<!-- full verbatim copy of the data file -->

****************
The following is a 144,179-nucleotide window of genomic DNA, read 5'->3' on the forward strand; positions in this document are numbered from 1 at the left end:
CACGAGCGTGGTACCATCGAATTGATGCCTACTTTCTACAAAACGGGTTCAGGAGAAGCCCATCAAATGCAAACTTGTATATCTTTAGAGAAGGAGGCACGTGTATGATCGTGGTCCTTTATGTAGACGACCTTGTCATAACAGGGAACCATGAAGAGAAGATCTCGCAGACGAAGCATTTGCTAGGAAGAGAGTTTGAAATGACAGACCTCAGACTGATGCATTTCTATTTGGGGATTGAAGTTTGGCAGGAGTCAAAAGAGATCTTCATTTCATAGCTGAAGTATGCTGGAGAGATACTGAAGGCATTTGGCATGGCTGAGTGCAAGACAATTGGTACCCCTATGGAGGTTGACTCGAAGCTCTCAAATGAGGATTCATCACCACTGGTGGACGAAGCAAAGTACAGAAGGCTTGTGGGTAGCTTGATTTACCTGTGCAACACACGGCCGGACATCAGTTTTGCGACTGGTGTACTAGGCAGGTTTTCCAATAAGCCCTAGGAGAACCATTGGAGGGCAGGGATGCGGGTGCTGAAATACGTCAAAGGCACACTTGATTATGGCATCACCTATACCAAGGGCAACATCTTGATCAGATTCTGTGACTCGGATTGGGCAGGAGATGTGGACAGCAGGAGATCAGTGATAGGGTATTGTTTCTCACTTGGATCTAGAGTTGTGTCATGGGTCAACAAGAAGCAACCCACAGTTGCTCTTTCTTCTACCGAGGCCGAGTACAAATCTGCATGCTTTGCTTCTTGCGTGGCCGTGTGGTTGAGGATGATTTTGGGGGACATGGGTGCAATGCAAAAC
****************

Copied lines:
The following is a 144,179-nucleotide window of genomic DNA, read 5'->3' on the forward strand; positions in this document are numbered from 1 at the left end:
CACGAGCGTGGTACCATCGAATTGATGCCTACTTTCTACAAAACGGGTTCAGGAGAAGCCCATCAAATGCAAACTTGTATATCTTTAGAGAAGGAGGCACGTGTATGATCGTGGTCCTTTATGTAGACGACCTTGTCATAACAGGGAACCATGAAGAGAAGATCTCGCAGACGAAGCATTTGCTAGGAAGAGAGTTTGAAATGACAGACCTCAGACTGATGCATTTCTATTTGGGGATTGAAGTTTGGCAGGAGTCAAAAGAGATCTTCATTTCATAGCTGAAGTATGCTGGAGAGATACTGAAGGCATTTGGCATGGCTGAGTGCAAGACAATTGGTACCCCTATGGAGGTTGACTCGAAGCTCTCAAATGAGGATTCATCACCACTGGTGGACGAAGCAAAGTACAGAAGGCTTGTGGGTAGCTTGATTTACCTGTGCAACACACGGCCGGACATCAGTTTTGCGACTGGTGTACTAGGCAGGTTTTCCAATAAGCCCTAGGAGAACCATTGGAGGGCAGGGATGCGGGTGCTGAAATACGTCAAAGGCACACTTGATTATGGCATCACCTATACCAAGGGCAACATCTTGATCAGATTCTGTGACTCGGATTGGGCAGGAGATGTGGACAGCAGGAGATCAGTGATAGGGTATTGTTTCTCACTTGGATCTAGAGTTGTGTCATGGGTCAACAAGAAGCAACCCACAGTTGCTCTTTCTTCTACCGAGGCCGAGTACAAATCTGCATGCTTTGCTTCTTGCGTGGCCGTGTGGTTGAGGATGATTTTGGGGGACATGGGTGCAATGCAAAAC